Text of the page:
Bourne selectman Jared P. MacDonald said he “respectfully disagreed” with Mr. Ellis’s characterization of the Bourne Police Department and urged adoption of the director position to keep Chief Shastany in place. Mr. MacDonald, a former patrolman in Bourne, said the department suffered for many years with a lack of leadership under former chiefs John A. Ford Jr., Earl V. Baldwin and Dennis R. Woodside.

“What we have done with creating this position is brought in a professional who has been to a number of other departments and made corrections in a similar manner,” Mr. MacDonald said. “I think it is very important that we keep him on board and provide him with the opportunity to continue to provide us with a better police department.”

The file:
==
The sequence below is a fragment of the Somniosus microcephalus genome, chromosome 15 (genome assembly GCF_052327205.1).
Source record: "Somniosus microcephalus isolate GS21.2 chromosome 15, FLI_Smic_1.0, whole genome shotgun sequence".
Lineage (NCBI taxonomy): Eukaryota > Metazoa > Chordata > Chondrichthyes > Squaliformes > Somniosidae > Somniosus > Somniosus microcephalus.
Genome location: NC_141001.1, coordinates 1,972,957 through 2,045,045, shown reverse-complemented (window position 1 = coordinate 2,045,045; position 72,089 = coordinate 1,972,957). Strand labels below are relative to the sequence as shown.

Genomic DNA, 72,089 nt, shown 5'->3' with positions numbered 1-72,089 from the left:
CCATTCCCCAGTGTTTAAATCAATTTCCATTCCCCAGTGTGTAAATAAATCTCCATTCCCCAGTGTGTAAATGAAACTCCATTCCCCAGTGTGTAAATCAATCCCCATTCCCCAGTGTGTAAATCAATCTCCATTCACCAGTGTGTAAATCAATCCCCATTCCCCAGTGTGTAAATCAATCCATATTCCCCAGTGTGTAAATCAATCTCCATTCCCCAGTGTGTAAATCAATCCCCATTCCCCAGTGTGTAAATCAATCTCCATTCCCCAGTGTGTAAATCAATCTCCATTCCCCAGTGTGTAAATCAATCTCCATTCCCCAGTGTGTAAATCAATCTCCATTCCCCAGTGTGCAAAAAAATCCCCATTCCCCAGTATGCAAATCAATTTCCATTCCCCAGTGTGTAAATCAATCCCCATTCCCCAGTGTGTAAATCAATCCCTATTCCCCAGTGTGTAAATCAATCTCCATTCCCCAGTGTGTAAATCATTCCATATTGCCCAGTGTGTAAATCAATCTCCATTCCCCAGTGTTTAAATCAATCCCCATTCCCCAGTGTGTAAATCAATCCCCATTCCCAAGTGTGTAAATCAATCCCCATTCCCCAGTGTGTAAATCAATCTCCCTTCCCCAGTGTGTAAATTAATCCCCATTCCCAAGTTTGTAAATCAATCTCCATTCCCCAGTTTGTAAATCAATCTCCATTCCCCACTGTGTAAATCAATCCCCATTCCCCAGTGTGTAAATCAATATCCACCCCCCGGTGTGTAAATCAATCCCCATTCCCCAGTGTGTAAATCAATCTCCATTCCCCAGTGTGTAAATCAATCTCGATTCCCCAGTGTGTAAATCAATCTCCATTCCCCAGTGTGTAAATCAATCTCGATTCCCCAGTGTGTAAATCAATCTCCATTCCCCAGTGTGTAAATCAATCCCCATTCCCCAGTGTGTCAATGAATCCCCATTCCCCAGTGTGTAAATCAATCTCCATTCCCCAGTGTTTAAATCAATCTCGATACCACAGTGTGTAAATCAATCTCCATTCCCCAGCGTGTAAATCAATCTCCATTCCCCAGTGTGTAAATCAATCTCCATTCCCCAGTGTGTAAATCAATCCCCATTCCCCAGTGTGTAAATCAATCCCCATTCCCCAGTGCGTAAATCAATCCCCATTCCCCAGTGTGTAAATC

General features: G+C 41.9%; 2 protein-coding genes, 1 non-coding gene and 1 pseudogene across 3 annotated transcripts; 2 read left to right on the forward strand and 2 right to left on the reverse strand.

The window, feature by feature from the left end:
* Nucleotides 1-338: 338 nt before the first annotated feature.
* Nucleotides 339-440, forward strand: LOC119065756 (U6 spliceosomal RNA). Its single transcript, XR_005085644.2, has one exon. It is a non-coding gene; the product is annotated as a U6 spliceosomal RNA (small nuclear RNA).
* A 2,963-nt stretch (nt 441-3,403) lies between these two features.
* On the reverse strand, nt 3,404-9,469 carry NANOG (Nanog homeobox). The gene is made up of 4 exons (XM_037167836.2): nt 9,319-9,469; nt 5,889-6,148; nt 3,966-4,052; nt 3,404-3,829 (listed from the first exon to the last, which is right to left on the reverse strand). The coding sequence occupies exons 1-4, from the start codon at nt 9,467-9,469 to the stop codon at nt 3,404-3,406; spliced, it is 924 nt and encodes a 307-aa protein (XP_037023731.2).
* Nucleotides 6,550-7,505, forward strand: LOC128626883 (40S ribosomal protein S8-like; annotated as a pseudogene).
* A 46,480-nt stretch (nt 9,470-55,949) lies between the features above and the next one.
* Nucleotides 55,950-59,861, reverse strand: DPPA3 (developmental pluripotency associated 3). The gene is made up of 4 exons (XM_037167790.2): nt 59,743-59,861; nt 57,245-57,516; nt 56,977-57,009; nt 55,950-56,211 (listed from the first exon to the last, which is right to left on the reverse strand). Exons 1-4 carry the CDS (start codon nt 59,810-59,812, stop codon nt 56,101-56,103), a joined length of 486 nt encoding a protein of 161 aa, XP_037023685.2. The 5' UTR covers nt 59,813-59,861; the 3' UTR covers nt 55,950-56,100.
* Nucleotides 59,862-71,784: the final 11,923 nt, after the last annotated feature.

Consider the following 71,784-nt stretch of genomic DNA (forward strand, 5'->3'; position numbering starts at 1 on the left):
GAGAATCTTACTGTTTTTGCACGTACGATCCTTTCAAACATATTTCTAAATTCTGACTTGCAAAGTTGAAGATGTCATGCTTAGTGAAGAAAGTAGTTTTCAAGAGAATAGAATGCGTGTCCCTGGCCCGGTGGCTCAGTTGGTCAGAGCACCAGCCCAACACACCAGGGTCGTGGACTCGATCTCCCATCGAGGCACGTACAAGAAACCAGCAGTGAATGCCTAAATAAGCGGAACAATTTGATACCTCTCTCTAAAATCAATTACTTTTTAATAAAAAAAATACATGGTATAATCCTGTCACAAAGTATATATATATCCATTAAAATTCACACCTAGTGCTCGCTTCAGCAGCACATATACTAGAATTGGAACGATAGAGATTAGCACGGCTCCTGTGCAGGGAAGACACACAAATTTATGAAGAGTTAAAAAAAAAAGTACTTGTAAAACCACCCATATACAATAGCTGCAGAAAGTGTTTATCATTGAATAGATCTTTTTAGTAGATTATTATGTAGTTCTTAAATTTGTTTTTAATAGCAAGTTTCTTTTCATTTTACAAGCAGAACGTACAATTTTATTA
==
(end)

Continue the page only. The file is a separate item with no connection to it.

Bourne Police Lieutenant Brandon M. Esip also called for the selectmen not to approve the interim director of police services position. Lt. Esip said his reasoning had nothing to do with Chief Shastany’s credentials or what he has done since his arrival in Bourne.

The lieutenant criticized Mr. Schiavi for not meeting with and interviewing two people within the Bourne police department who were qualified for promotion to the position of chief of police. Lt. Esip denounced the process that dismissed the competence of two members of the department and questioned how long the town might continue to resort to having an interim director in place over a police chief.

“I love this town,” he said, his voice catching in his throat. “I love those guys and girls. I’d do anything for them, but I don’t like what I’m seeing here. We have a process, we have an ability to do that. Let’s follow that and move forward with that.”